Canadian Journal of Communication Vol 37 (2012)
©2012 Canadian Journal of Communication Corporation


Review

Dilyana Mincheva
Cultural Studies, Trent University


bookOrthodox by Design: Judaism, Print Politics, and the Artscroll Revolution. By Jeremy Stolow. Berkley, CA: University of California Press, 2010. 288 pp. ISBN 9780520264267 (pbk).


Written by Jeremy Stolow, an Associate Professor at the Department of Communication Studies at Concordia University,
Orthodox by Design is a comprehensive, innovative, and ground-breaking study of the world’s largest Orthodox Jewish publishing house, Artscroll, and its unrivaled influence in the English-speaking Jewish diaspora. Stolow’s study of Artscroll is accomplished through a carefully developed interdisciplinary methodology that combines media analysis with history, ethnographic inquiry, and scriptural interpretation, all informed by the diverse fields of media, religion, and social sciences. Situated in the middle of the most contested struggles for acknowledgment and legitimacy within contemporary Jewish public life, Jeremy Stolow insists that Artscroll’s unquestionable success (beginning in 1976 with 500 copies of The Magillah: The Book of Esther, it eventually emerged as the most significant player in the Jewish publishing world with books on virtually all aspects of Orthodox Judaism) lies in the publisher’s ability to balance Jewish orthodoxy of the strictest kind (Haredism) with business acumen and technological innovation in the printing process.

Undoubtedly, as far as religious interpretation is concerned, Artscroll’s access to the multiple diasporic audiences is partially explained by its commitment to the transmission of authentic messages in a simple and easily understandable language, even for the newly initiated. For example, the prayer books are accompanied by numerous commentaries on classic sources that seek to deliver the religious message closer to the unqualified reader. Despite the fact that this approach is less attentive to local traditions and runs the risk of conflating historically diverse orthodox practices of Judaism, it is nonetheless appreciated as modern and ethical not only among those with little fluency in Hebrew but also in ultra-orthodox and conservative circles. In part, Artscroll’s revolutionary influence is due to its ability to produce books in different genres—from Talmudic commentaries and Bibles to Rabbinic biographies, manuals on family life, novels, and cookbooks—that find popularity among audiences of varying age, gender, and taste. Moreover, all these books are produced with aesthetic care in a format and style that facilitates the unique deployment of the “fundamentalist religious authority” (p. 28) by design—that is, as something that is equally conditioned by discourse and physical material. Finally, Artscroll’s financial success is due to a flexible production model—in terms of structure, organization, marketing politics, editing, and translations—that allows the publisher to conform to the trends of the publishing industry and remain on top of technological innovation without compromising the religious expectations of its audience.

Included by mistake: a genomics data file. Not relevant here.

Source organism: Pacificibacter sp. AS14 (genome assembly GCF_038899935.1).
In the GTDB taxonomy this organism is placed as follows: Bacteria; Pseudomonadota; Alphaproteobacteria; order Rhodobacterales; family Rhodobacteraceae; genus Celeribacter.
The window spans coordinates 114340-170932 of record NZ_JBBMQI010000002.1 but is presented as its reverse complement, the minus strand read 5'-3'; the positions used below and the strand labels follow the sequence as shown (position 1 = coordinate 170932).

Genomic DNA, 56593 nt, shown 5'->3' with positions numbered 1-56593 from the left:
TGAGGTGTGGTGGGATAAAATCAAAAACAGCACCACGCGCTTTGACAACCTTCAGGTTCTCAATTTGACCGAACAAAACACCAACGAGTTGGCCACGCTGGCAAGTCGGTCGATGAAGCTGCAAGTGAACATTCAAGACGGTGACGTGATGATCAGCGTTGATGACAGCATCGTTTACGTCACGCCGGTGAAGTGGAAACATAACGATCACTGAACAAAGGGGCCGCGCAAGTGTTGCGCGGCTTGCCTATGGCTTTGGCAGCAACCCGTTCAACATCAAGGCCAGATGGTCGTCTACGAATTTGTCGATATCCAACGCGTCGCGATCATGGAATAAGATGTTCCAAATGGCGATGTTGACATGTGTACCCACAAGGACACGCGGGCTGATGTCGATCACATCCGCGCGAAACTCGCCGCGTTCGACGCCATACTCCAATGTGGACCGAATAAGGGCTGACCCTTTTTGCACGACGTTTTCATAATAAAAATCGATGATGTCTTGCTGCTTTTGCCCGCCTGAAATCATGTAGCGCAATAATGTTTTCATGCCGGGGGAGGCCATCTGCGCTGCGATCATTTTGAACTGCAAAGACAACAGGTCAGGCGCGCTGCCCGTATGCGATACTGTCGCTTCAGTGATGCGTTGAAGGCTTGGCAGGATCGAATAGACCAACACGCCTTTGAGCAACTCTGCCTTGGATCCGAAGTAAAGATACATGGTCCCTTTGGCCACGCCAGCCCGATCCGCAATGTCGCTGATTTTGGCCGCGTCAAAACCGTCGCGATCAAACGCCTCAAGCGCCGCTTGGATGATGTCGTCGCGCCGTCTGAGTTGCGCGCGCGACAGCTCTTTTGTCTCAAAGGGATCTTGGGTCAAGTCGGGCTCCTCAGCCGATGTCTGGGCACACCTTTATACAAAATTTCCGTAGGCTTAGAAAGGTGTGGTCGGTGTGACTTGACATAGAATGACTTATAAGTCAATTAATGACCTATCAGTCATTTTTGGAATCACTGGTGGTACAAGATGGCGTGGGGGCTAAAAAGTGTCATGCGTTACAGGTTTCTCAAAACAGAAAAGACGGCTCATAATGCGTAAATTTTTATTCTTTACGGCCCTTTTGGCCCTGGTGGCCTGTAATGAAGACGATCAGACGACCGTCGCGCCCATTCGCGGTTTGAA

Jeremy Stolow’s book is a contribution to the emergent interdisciplinary area of research on the public sphere, whose highest theoretical and pragmatic stakes have recently revolved around debates on religious demands for visibility, recognition, and active participation in public discussion. In that aspect, the merit of Stolow’s work is that it attempts, through a combination of anthropological, media, and historical analysis, to develop a counter-argument to the classics in the field (Habermas, 1962) whose skepticism regarding religion’s potential to be an impartial player—driven by rational argumentation and commitments to the common good—is well-documented and highly contested (see Benhabib 1992, Brown 2011, Butler 2011, Fraser 1992, 2005, 2007, Taylor 2004, & Warner 2005). In a sense, Stolow’s entire argument against the secular and secularizing character of modern public spheres suggests that actors such as Artscroll, while capitalizing on the vulnerable string of “religious fundamentalism,” (pp. 28-29) are yet capable of construing alternative public spaces on the basis of the modern print (and digital) medium. Needless to say, these spaces are governed by their own value dynamics—presumably “fundamentalist,” even though Stolow is reluctant to discuss values in detail—that are simultaneously parallel to and awkwardly intersecting with the other secular and Christian public spheres. This is central to the theoretical armature of the book’s thesis; however, it implies more development in at least three crucial directions.